St. George pawn shop owner responds to anonymous letter criticizing him for selling items from Las Vegas shooter’s home

Stephen Paddock's home after being searched by police in Mesquite, Nevada, photo date unspecified | Photo courtesy of the Mesquite Police Department, St. George News

ST. GEORGE — The first time Joshua Cram, owner of the St. George pawn shop More than Just a Second Chance, walked into the Mesquite, Nevada, home of the mass murderer who killed 58 people at a concert in Las Vegas last year, he said it was an eerie experience. 

Joshua Cram, owner of More Than Just a Second Chance, stands next to items being sold at his pawn shop in St. George, Utah, Sept. 25, 2018 | Photo by Spencer Ricks, St. George News

“It did concern me and it did weigh heavy on my heart,” Cram said.

Despite the harsh criticisms of an essentially anonymous letter sent to St. George News and other media sources and community members, Cram said that as the owner of a pawn shop, he was asked by a realtor and Larry Bertsch, a financial consultant, to take possession of Stephen Paddock’s furniture and belongings from the Mesquite home.

Cram went into the home in July, packed up a lot of the furniture in a U-Haul truck and brought it across the state line back to his shop in St. George to sell.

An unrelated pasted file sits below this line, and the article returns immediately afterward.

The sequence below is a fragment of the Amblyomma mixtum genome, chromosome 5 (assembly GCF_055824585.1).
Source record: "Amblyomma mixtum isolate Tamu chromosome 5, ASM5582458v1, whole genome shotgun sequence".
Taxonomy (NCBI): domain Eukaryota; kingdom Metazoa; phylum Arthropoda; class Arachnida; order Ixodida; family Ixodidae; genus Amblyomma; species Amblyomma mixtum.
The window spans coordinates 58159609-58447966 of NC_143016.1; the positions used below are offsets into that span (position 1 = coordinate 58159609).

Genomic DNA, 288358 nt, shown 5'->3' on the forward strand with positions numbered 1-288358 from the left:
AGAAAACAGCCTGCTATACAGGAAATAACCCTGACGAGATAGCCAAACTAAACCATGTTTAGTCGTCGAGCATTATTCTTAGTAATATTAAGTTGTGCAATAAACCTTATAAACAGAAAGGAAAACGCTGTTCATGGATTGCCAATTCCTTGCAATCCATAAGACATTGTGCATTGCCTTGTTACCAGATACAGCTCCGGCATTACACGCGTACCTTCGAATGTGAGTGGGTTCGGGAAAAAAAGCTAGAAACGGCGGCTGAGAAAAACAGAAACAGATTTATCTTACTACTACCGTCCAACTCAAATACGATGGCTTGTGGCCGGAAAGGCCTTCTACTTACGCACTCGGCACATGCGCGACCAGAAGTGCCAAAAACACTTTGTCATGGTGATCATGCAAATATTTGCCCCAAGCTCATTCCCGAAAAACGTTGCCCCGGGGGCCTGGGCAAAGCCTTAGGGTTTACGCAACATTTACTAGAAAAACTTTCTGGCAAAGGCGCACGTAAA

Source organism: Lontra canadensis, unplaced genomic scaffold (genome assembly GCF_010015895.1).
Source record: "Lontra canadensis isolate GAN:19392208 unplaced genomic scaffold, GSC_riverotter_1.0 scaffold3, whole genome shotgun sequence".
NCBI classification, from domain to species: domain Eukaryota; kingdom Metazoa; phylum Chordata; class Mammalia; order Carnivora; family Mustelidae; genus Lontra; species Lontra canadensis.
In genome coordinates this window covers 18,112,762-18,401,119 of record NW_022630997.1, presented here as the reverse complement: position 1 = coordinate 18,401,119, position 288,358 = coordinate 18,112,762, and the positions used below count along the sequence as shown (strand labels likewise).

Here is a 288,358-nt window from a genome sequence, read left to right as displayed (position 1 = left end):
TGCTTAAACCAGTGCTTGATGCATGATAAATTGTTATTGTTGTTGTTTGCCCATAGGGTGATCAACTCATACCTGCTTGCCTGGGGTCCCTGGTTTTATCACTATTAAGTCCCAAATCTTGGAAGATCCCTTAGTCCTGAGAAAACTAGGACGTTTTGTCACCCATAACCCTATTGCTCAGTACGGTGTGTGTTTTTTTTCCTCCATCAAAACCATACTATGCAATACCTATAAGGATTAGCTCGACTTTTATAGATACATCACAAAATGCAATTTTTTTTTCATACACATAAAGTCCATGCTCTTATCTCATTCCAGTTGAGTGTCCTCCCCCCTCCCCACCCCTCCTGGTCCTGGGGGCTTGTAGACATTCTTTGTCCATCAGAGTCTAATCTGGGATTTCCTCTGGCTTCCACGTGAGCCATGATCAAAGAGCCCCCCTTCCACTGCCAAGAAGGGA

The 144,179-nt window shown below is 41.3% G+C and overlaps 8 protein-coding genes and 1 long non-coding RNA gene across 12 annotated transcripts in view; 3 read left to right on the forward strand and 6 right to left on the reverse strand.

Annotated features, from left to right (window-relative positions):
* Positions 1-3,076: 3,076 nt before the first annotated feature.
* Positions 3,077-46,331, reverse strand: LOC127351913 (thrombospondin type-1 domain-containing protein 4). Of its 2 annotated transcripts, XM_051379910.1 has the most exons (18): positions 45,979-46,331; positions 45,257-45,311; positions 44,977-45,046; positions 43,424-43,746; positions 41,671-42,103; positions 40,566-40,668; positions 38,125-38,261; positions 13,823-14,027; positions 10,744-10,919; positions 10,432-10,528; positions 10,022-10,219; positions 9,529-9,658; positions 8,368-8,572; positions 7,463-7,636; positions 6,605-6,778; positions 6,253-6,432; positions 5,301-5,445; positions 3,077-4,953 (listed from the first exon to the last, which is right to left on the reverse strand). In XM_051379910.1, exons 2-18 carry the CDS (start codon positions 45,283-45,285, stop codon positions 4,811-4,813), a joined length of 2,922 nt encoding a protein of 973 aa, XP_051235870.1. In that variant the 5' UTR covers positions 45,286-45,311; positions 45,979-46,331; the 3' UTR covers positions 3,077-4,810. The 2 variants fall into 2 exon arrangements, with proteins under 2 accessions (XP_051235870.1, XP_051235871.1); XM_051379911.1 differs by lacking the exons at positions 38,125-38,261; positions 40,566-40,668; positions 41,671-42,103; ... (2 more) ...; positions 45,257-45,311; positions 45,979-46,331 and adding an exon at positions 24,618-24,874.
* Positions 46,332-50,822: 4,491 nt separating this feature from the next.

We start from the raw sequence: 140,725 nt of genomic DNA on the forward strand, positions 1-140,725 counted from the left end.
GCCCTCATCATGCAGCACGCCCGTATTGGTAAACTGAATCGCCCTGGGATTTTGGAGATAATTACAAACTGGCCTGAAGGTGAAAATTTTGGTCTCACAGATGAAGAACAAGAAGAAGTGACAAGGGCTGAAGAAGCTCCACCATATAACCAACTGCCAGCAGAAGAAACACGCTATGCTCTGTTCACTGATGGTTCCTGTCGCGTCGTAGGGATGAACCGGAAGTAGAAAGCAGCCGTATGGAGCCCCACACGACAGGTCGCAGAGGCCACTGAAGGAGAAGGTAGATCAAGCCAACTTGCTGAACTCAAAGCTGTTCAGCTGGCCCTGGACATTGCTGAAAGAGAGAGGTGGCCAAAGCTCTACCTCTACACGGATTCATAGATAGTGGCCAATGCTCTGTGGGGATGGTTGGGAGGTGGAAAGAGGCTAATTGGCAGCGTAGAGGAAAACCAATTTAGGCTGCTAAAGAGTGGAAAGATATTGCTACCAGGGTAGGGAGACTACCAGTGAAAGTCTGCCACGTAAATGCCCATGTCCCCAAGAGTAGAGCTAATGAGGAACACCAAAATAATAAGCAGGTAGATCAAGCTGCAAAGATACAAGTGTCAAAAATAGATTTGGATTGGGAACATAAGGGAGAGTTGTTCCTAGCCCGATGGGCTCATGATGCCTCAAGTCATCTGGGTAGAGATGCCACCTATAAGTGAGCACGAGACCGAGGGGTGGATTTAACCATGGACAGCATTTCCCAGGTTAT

Although his character has been called into question, Cram said he still hopes to sell the remaining items that haven’t already been purchased from his store.

A good price, but would you buy it if you knew?

On Oct. 1, 2017, 64-year-old Stephen Paddock opened fire on concertgoers at the final day of the Route 91 Harvest Festival held at the Las Vegas Village, an open-air concert venue.

In this Oct. 1, 2017, file photo, a wounded person is walked in on a wheelbarrow as Las Vegas police respond during an active shooter situation on the Las Vegas Strip in Las Vegas, Nevada | Photo by Chase Stevens / Las Vegas Review-Journal via The Associated Press, St. George News

In what was the deadliest mass shooting in modern U.S. history, Paddock rained more than 1,100 bullets on the unsuspecting crowd from a room in the Mandalay Bay Hotel and Casino.

The attack lasted more than 10 minutes, killing 58 people and injuring 851 others – including many residents from Southern Utah – before Paddock reportedly took his own life.

Read more: Police release 81-page report detailing Las Vegas shooting massacre

While there has been speculation as to why Paddock carried out the shooting, his motives are still largely unknown, as there was no suicide note or manifesto found. For some, the lack of understanding Paddock’s thought processes makes him even more frightening.